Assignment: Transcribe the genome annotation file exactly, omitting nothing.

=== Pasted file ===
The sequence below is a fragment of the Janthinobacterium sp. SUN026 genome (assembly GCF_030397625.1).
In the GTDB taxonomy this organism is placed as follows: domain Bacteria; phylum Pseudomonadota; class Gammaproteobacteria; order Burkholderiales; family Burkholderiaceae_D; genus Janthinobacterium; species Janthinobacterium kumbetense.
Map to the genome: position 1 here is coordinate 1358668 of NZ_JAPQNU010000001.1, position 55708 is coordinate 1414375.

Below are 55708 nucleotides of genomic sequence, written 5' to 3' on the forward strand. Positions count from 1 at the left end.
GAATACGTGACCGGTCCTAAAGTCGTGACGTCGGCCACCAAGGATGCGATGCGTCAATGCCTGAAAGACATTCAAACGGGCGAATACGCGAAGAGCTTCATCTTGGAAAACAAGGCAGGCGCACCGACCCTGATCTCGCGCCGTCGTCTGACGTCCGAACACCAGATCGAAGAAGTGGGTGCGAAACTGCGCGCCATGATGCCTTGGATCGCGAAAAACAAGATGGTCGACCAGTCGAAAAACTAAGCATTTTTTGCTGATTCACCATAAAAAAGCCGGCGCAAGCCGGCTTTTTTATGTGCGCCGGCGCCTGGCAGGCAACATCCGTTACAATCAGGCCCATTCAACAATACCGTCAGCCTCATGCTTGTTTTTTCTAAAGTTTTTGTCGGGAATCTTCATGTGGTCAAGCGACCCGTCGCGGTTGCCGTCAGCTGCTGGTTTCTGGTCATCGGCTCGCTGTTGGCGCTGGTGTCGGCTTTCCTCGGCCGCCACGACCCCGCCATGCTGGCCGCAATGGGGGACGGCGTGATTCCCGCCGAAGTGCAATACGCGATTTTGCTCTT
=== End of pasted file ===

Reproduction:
The sequence below is a fragment of the Janthinobacterium sp. SUN026 genome (assembly GCF_030397625.1).
In the GTDB taxonomy this organism is placed as follows: domain Bacteria; phylum Pseudomonadota; class Gammaproteobacteria; order Burkholderiales; family Burkholderiaceae_D; genus Janthinobacterium; species Janthinobacterium kumbetense.
Map to the genome: position 1 here is coordinate 1358668 of NZ_JAPQNU010000001.1, position 55708 is coordinate 1414375.

Below are 55708 nucleotides of genomic sequence, written 5' to 3' on the forward strand. Positions count from 1 at the left end.
GAATACGTGACCGGTCCTAAAGTCGTGACGTCGGCCACCAAGGATGCGATGCGTCAATGCCTGAAAGACATTCAAACGGGCGAATACGCGAAGAGCTTCATCTTGGAAAACAAGGCAGGCGCACCGACCCTGATCTCGCGCCGTCGTCTGACGTCCGAACACCAGATCGAAGAAGTGGGTGCGAAACTGCGCGCCATGATGCCTTGGATCGCGAAAAACAAGATGGTCGACCAGTCGAAAAACTAAGCATTTTTTGCTGATTCACCATAAAAAAGCCGGCGCAAGCCGGCTTTTTTATGTGCGCCGGCGCCTGGCAGGCAACATCCGTTACAATCAGGCCCATTCAACAATACCGTCAGCCTCATGCTTGTTTTTTCTAAAGTTTTTGTCGGGAATCTTCATGTGGTCAAGCGACCCGTCGCGGTTGCCGTCAGCTGCTGGTTTCTGGTCATCGGCTCGCTGTTGGCGCTGGTGTCGGCTTTCCTCGGCCGCCACGACCCCGCCATGCTGGCCGCAATGGGGGACGGCGTGATTCCCGCCGAAGTGCAATACGCGATTTTGCTCTT